Cartago, the former capital, is the center of independence day activities

Runners braved wet weather in the Central Valley Sunday night to deliver the Antorcha de Independencia to Cartago. Untypically, the torch arrived about 40 minutes late.

That gave the politicians time for speeches. President Luis Guillermo Solís sketched out the various historic dates that provided a road for Costa Rica. He speech was short, patriotic and did not address any current issues.

However, earlier the president and his cabinet approved a host of decrees relating to Cartago. There were 10, including one that declared that the production of potatoes was in the national interest. Cartago is known for its potatoes.

The decree seeks to increase research about the tuber and also to increase the amount of land dedicated to its cultivation.

Another decree gave central government blessing to a proposal to build a new hospital in Cartago.  The structure would replace the current Hospital Max Peralta.  The Caja Costarricense de Seguro Social is working on the preliminary plans and the purchase of land.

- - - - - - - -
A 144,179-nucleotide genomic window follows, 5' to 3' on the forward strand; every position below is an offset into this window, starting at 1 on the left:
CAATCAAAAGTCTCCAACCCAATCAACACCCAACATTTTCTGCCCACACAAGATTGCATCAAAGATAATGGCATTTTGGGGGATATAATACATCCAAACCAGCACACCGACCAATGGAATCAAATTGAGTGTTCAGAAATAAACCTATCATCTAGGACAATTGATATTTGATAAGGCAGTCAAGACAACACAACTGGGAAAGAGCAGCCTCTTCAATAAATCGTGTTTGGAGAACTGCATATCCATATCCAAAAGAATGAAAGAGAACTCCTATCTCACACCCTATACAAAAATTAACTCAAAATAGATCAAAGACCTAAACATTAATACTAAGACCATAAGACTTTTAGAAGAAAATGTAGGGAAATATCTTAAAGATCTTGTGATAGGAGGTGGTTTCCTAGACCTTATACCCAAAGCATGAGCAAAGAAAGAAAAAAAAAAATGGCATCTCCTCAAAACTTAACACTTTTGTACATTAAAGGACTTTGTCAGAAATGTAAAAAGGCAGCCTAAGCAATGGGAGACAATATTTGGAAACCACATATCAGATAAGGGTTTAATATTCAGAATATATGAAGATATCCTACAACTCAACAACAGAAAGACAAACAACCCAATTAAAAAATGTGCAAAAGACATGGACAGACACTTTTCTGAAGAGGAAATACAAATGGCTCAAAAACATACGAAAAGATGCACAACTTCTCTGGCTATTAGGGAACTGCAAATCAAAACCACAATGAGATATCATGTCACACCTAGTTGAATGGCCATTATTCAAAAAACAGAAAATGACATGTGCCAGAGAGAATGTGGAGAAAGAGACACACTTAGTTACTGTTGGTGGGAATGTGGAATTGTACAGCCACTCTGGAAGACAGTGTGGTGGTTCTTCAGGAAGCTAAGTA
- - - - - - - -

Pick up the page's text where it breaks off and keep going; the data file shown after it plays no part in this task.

Another decree declared that a special economic zone in Turriabla was in the public interest.

The gathering of central government officials also put weight behind a proposal to extend the valley rail line 5.3 kilometers more from Cartago Centro to Paraíso de Cartago by 2016.

A proposed law that would provide support for the Instituto Costarricense de Ferrocarriles is in the legislature.

The crowd at the Ruinas de Cartago was spared the heavy rains that hampered runners. There also was entertainment from dance groups and singers.

Cartago was the colonial capital of the province of Costa Rica. And that is  where the news of independence was delivered 193 years ago.

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